Source: http://en.wikipedia.org/wiki/File:Thefacebook.png

Source: http://en.wikipedia.org/wiki/File:Thefacebook.png

Today, Facebook celebrates its' 10th Birthday, and Mark Zuckerberg's post talks about connectedness and how the world has changed in the past decade.  He also refers to how social media will change over the next 10 years to become as much about solving problems as about sharing moments, particularly in light of new technologies which will have us generating and sharing more data.

In 2004, but for some context, the state of the art mobile phone that year was the Motorola Razr 3, which boasted a VGA Camera, a 2.2 inch colour screen, and 5.5mb of memory (around 1/3000th of the memory of a current-day 16GB phone).

Social media has changed in that time, but it's changed the world too.  LinkedIn is a little older (its' 11th Birthday is in May), and Twitter's not quite 8 years old yet.  Google is a relatively ancient 15 years old.  

I remember my first overseas trip in 2000, trying to make a phonecall back home from an internet cafe in Tel Aviv.  3 years before Skype was started, internet telephony was good enough that my family in Melbourne knew that it was me calling, but not good enough that they had any idea what I was saying.  

Can you imagine life without LinkedIn, Twitter, Facebook, Google, and Skype?  The world certainly would be a less connected place.  More than one billion people are on Facebook, and more connected to one another's lives than they would be without it.  Sometimes that's a good thing, and sometimes it's not - but whatever your position, it's undoubtedly a powerful thing.  

It's hard to predict what technologies will affect our daily lives 10 years from now.  Perhaps Facebook won't be around anymore, and it certainly won't be around in its' current form.  But we can be certain that the world will be more connected, and more online, than it is today.

This provides us with enormous opportunity from a work perspective.  Chris Anderson in Makers talks about the power of this connectedness to change the way we source and develop a workforce, and indeed form companies.  This passage was a huge eye-opener for me:

"Jordi is CEO of 3D Robotics Inc., a multimillion-dollar company with a state-of-the-art factory in San Diego.  As I write this, he is twenty-four years old.  How did this transformation happen? Three steps:

1. A smart kid who didn't happen to be born in the United States, didn't speak great English, and didn't do terribly well in school did have access to the Internet.  Because he was curious and driven, he used the greatest information resource in history to make himself one of the world's leading aerial robotics experts.  He was just following his passions, but in the process he got what amounts to a 'Google Ph.D.'.

2. When I decided, against all odds, to start a company to do aerial robotics, I did it with the smartest guy on the subject I knew.  I didn't ask for a resume.  It wasn't necessary.  That guy had already proven himself by making extraordinary things.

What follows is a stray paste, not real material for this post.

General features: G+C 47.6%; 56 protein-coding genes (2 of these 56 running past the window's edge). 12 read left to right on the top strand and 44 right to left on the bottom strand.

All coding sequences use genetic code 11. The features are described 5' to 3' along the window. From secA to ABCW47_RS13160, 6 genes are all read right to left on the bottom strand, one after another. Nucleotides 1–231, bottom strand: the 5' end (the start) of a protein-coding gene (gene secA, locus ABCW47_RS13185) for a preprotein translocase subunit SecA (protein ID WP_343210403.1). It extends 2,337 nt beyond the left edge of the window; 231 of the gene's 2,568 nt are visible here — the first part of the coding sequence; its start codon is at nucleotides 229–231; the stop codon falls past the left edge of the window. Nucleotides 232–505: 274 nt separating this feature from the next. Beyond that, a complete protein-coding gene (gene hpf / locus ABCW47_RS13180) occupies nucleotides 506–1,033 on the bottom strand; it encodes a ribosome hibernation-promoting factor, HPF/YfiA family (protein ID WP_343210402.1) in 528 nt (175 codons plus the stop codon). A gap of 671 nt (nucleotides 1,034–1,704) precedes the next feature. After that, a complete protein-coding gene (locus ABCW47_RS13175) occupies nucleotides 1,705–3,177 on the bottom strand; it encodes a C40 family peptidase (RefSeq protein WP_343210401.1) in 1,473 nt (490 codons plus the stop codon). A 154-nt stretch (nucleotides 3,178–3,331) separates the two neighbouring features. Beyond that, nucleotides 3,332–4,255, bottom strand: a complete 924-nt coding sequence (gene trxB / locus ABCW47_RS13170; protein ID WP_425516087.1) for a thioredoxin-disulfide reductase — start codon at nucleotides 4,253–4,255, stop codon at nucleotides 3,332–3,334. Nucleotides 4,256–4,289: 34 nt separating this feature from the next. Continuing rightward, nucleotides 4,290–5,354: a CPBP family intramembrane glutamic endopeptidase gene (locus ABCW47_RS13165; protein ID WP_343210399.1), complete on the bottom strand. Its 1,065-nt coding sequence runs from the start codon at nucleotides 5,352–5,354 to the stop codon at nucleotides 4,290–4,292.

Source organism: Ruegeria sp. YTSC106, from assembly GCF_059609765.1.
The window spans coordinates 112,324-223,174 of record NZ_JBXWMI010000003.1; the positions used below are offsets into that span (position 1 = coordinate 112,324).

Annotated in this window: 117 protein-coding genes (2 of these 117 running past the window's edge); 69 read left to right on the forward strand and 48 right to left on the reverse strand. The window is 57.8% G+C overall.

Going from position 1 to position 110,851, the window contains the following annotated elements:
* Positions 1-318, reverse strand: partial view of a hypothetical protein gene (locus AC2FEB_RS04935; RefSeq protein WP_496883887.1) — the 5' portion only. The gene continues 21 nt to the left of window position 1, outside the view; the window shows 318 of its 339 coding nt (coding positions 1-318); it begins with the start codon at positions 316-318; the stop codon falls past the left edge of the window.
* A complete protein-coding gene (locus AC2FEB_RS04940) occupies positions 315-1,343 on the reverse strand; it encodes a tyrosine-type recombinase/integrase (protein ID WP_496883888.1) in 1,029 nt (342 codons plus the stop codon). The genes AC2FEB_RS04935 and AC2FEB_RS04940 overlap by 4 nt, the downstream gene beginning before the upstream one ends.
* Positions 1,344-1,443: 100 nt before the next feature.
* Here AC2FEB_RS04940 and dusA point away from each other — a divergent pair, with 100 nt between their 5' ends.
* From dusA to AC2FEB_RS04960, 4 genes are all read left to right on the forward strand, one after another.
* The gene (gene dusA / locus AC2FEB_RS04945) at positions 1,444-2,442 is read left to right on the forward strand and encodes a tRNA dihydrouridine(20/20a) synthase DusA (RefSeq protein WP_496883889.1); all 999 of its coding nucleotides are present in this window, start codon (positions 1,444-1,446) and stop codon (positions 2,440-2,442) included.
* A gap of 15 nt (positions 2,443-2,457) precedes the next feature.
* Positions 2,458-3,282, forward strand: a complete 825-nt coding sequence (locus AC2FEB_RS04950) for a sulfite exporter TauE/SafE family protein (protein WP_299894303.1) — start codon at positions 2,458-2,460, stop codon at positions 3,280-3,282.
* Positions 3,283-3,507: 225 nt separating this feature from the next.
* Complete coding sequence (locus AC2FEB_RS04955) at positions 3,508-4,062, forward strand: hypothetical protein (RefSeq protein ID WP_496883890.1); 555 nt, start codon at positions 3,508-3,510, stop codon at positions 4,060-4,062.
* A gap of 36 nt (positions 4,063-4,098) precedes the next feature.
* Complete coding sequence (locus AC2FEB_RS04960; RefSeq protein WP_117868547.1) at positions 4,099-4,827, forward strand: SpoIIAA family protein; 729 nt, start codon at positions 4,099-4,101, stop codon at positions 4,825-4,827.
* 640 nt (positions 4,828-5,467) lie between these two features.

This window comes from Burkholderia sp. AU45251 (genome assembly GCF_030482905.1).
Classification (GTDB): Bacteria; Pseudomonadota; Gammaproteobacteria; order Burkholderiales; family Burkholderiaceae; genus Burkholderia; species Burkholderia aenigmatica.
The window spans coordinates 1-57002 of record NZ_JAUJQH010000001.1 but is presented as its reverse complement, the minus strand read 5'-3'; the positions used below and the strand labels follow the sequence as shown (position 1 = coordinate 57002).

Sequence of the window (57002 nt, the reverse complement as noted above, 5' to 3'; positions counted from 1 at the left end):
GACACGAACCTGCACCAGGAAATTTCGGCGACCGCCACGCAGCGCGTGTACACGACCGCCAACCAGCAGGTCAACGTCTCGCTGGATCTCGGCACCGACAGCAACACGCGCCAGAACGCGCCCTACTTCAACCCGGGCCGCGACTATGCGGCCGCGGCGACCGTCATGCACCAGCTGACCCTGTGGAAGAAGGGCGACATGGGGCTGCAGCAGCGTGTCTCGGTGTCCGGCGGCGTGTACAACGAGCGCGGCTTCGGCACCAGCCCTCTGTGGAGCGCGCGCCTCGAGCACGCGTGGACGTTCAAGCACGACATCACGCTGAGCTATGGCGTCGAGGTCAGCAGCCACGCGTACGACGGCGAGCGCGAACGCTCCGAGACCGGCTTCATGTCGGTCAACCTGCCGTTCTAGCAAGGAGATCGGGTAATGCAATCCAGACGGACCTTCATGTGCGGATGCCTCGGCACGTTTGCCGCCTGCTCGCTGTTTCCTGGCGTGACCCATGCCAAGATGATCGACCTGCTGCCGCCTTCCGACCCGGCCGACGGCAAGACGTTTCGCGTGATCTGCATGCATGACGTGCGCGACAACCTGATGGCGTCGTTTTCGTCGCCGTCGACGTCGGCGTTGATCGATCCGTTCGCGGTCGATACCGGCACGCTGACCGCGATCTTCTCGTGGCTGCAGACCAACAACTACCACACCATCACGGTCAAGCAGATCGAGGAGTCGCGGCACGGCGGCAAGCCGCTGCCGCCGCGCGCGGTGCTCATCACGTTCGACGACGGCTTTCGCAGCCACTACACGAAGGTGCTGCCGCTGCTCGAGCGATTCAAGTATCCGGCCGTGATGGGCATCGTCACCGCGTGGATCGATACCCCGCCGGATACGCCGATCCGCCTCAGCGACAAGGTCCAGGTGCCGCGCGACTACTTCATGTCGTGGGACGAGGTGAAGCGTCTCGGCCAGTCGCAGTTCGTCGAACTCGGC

3. With a lot of support from the community, some fearlessness, and once again the power of Google research, Jordi learned the fundamentals of electronics manufacturing and manufacturing operations.  He hired a smart team of mostly other twentysomethings, a mix of Americans and bicultural Mexican engineers from Tijuana.  They did the same thing, quickly learning everything they needed to know online, both in research and by asking people.  Eighteen months later, they were running a world-class robotics factory.

Twenty years ago, what would have been the chances that when the editor of Wired magazine decided to start an aerial robotics company, he would end up partnering with a nineteen-year-old high school graduate from Tijuana?  Yet today it seemed like the most natural thing.  Why wouldn't you start a company with people with whom you were already working well, who had already proven their mettle?  It seems so much riskier to take a flier on someone you don't know, just because that person has a degree from a good school". 

In Zuckerberg's post today, there's an interesting parallel:

"When I reflect on the last 10 years, one question I ask myself is: why were we the ones to build this? We were just students. We had way fewer resources than big companies. If they had focused on this problem, they could have done it. The only answer I can think of is: we just cared more."

In both cases, it's passion - not the right degree or the right contacts that has led to success. The lesson for HR?  If you're still screening your workforce on the basis of the "right" degrees and the "right" background, without considering agility, aptitude, passion and achievements, you're in the old guard.  And some 19-year-old, somewhere in the world, is going to disrupt your business model.

Happy Birthday Facebook, and thanks.